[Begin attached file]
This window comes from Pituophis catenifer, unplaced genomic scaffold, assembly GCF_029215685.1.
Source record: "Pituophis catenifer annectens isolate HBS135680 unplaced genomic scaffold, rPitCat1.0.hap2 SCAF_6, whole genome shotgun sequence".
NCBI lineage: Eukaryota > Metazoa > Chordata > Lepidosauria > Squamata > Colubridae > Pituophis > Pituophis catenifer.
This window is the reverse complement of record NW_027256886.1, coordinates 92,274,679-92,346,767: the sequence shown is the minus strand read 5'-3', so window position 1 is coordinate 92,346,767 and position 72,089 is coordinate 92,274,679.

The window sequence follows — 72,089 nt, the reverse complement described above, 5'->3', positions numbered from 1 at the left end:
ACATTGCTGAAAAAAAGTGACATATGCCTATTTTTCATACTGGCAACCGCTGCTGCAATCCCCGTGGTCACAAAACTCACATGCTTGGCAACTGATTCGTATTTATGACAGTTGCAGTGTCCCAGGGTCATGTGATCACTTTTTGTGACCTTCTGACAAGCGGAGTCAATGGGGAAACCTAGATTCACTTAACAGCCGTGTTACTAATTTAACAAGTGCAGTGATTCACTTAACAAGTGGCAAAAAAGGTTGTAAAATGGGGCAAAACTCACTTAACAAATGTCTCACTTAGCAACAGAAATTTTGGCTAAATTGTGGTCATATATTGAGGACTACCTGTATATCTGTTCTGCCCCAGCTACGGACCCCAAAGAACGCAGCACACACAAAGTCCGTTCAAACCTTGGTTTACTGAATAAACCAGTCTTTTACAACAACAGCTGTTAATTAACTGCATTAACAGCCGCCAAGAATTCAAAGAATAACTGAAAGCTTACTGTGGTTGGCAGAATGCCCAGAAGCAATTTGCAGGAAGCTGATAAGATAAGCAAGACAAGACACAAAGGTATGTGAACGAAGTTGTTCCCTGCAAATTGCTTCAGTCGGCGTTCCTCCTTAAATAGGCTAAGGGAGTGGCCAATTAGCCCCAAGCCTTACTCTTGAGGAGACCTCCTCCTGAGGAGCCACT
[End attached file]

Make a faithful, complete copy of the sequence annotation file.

This window comes from Pituophis catenifer, unplaced genomic scaffold, assembly GCF_029215685.1.
Source record: "Pituophis catenifer annectens isolate HBS135680 unplaced genomic scaffold, rPitCat1.0.hap2 SCAF_6, whole genome shotgun sequence".
NCBI lineage: Eukaryota > Metazoa > Chordata > Lepidosauria > Squamata > Colubridae > Pituophis > Pituophis catenifer.
This window is the reverse complement of record NW_027256886.1, coordinates 92,274,679-92,346,767: the sequence shown is the minus strand read 5'-3', so window position 1 is coordinate 92,346,767 and position 72,089 is coordinate 92,274,679.

The window sequence follows — 72,089 nt, the reverse complement described above, 5'->3', positions numbered from 1 at the left end:
ACATTGCTGAAAAAAAGTGACATATGCCTATTTTTCATACTGGCAACCGCTGCTGCAATCCCCGTGGTCACAAAACTCACATGCTTGGCAACTGATTCGTATTTATGACAGTTGCAGTGTCCCAGGGTCATGTGATCACTTTTTGTGACCTTCTGACAAGCGGAGTCAATGGGGAAACCTAGATTCACTTAACAGCCGTGTTACTAATTTAACAAGTGCAGTGATTCACTTAACAAGTGGCAAAAAAGGTTGTAAAATGGGGCAAAACTCACTTAACAAATGTCTCACTTAGCAACAGAAATTTTGGCTAAATTGTGGTCATATATTGAGGACTACCTGTATATCTGTTCTGCCCCAGCTACGGACCCCAAAGAACGCAGCACACACAAAGTCCGTTCAAACCTTGGTTTACTGAATAAACCAGTCTTTTACAACAACAGCTGTTAATTAACTGCATTAACAGCCGCCAAGAATTCAAAGAATAACTGAAAGCTTACTGTGGTTGGCAGAATGCCCAGAAGCAATTTGCAGGAAGCTGATAAGATAAGCAAGACAAGACACAAAGGTATGTGAACGAAGTTGTTCCCTGCAAATTGCTTCAGTCGGCGTTCCTCCTTAAATAGGCTAAGGGAGTGGCCAATTAGCCCCAAGCCTTACTCTTGAGGAGACCTCCTCCTGAGGAGCCACT